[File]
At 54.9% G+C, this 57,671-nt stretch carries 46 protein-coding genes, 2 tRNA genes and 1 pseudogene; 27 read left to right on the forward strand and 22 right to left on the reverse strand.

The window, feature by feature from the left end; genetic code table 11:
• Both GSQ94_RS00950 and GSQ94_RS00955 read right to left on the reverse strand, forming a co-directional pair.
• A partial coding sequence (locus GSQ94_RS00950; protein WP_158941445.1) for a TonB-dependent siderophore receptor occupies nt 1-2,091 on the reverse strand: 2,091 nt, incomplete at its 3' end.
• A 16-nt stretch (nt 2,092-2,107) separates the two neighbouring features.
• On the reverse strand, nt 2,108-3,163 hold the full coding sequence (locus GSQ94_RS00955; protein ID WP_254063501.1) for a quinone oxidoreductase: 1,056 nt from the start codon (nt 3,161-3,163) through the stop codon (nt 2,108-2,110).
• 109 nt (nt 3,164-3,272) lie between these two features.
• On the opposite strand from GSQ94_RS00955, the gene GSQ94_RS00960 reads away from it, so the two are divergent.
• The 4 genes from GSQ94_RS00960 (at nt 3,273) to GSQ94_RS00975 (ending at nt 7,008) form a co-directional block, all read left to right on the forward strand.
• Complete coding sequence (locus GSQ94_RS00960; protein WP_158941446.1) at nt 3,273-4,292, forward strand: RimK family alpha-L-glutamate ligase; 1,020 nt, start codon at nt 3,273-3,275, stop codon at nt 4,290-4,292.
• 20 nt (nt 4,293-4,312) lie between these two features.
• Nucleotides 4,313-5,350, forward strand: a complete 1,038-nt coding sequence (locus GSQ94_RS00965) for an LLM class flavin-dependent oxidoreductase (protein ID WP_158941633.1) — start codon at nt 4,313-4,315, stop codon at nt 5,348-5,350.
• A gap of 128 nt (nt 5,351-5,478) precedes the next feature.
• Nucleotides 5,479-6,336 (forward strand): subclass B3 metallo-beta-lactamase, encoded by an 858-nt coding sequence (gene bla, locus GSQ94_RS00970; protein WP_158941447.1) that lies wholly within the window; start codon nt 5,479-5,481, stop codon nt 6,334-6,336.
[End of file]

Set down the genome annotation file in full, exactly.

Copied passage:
At 54.9% G+C, this 57,671-nt stretch carries 46 protein-coding genes, 2 tRNA genes and 1 pseudogene; 27 read left to right on the forward strand and 22 right to left on the reverse strand.

The window, feature by feature from the left end; genetic code table 11:
• Both GSQ94_RS00950 and GSQ94_RS00955 read right to left on the reverse strand, forming a co-directional pair.
• A partial coding sequence (locus GSQ94_RS00950; protein WP_158941445.1) for a TonB-dependent siderophore receptor occupies nt 1-2,091 on the reverse strand: 2,091 nt, incomplete at its 3' end.
• A 16-nt stretch (nt 2,092-2,107) separates the two neighbouring features.
• On the reverse strand, nt 2,108-3,163 hold the full coding sequence (locus GSQ94_RS00955; protein ID WP_254063501.1) for a quinone oxidoreductase: 1,056 nt from the start codon (nt 3,161-3,163) through the stop codon (nt 2,108-2,110).
• 109 nt (nt 3,164-3,272) lie between these two features.
• On the opposite strand from GSQ94_RS00955, the gene GSQ94_RS00960 reads away from it, so the two are divergent.
• The 4 genes from GSQ94_RS00960 (at nt 3,273) to GSQ94_RS00975 (ending at nt 7,008) form a co-directional block, all read left to right on the forward strand.
• Complete coding sequence (locus GSQ94_RS00960; protein WP_158941446.1) at nt 3,273-4,292, forward strand: RimK family alpha-L-glutamate ligase; 1,020 nt, start codon at nt 3,273-3,275, stop codon at nt 4,290-4,292.
• 20 nt (nt 4,293-4,312) lie between these two features.
• Nucleotides 4,313-5,350, forward strand: a complete 1,038-nt coding sequence (locus GSQ94_RS00965) for an LLM class flavin-dependent oxidoreductase (protein ID WP_158941633.1) — start codon at nt 4,313-4,315, stop codon at nt 5,348-5,350.
• A gap of 128 nt (nt 5,351-5,478) precedes the next feature.
• Nucleotides 5,479-6,336 (forward strand): subclass B3 metallo-beta-lactamase, encoded by an 858-nt coding sequence (gene bla, locus GSQ94_RS00970; protein WP_158941447.1) that lies wholly within the window; start codon nt 5,479-5,481, stop codon nt 6,334-6,336.